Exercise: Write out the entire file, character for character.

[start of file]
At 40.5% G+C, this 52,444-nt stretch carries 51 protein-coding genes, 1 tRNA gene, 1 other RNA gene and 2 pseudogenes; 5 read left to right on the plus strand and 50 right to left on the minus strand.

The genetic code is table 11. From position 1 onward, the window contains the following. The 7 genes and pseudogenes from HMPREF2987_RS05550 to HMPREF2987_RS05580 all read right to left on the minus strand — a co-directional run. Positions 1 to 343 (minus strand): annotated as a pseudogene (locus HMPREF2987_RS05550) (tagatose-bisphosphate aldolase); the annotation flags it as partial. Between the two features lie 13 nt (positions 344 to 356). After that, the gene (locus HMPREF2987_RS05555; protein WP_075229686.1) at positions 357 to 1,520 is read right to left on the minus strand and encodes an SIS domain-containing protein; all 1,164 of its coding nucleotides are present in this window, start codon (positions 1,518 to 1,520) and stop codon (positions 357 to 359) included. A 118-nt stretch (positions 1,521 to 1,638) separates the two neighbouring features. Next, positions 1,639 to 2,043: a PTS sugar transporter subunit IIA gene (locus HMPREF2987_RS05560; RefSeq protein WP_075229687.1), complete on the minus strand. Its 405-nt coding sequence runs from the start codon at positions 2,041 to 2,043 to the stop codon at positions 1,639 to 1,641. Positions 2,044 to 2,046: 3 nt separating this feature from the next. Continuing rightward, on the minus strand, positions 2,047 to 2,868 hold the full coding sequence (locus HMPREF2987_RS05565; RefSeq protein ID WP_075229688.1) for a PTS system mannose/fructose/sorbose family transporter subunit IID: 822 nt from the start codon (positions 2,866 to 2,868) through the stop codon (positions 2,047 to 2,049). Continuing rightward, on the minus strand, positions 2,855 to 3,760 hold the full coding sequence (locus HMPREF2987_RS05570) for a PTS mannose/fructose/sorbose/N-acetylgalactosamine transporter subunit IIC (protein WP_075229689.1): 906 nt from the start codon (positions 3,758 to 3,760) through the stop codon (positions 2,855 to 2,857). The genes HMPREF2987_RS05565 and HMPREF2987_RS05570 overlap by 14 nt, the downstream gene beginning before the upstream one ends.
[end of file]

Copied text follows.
At 40.5% G+C, this 52,444-nt stretch carries 51 protein-coding genes, 1 tRNA gene, 1 other RNA gene and 2 pseudogenes; 5 read left to right on the plus strand and 50 right to left on the minus strand.

The genetic code is table 11. From position 1 onward, the window contains the following. The 7 genes and pseudogenes from HMPREF2987_RS05550 to HMPREF2987_RS05580 all read right to left on the minus strand — a co-directional run. Positions 1 to 343 (minus strand): annotated as a pseudogene (locus HMPREF2987_RS05550) (tagatose-bisphosphate aldolase); the annotation flags it as partial. Between the two features lie 13 nt (positions 344 to 356). After that, the gene (locus HMPREF2987_RS05555; protein WP_075229686.1) at positions 357 to 1,520 is read right to left on the minus strand and encodes an SIS domain-containing protein; all 1,164 of its coding nucleotides are present in this window, start codon (positions 1,518 to 1,520) and stop codon (positions 357 to 359) included. A 118-nt stretch (positions 1,521 to 1,638) separates the two neighbouring features. Next, positions 1,639 to 2,043: a PTS sugar transporter subunit IIA gene (locus HMPREF2987_RS05560; RefSeq protein WP_075229687.1), complete on the minus strand. Its 405-nt coding sequence runs from the start codon at positions 2,041 to 2,043 to the stop codon at positions 1,639 to 1,641. Positions 2,044 to 2,046: 3 nt separating this feature from the next. Continuing rightward, on the minus strand, positions 2,047 to 2,868 hold the full coding sequence (locus HMPREF2987_RS05565; RefSeq protein ID WP_075229688.1) for a PTS system mannose/fructose/sorbose family transporter subunit IID: 822 nt from the start codon (positions 2,866 to 2,868) through the stop codon (positions 2,047 to 2,049). Continuing rightward, on the minus strand, positions 2,855 to 3,760 hold the full coding sequence (locus HMPREF2987_RS05570) for a PTS mannose/fructose/sorbose/N-acetylgalactosamine transporter subunit IIC (protein WP_075229689.1): 906 nt from the start codon (positions 3,758 to 3,760) through the stop codon (positions 2,855 to 2,857). The genes HMPREF2987_RS05565 and HMPREF2987_RS05570 overlap by 14 nt, the downstream gene beginning before the upstream one ends.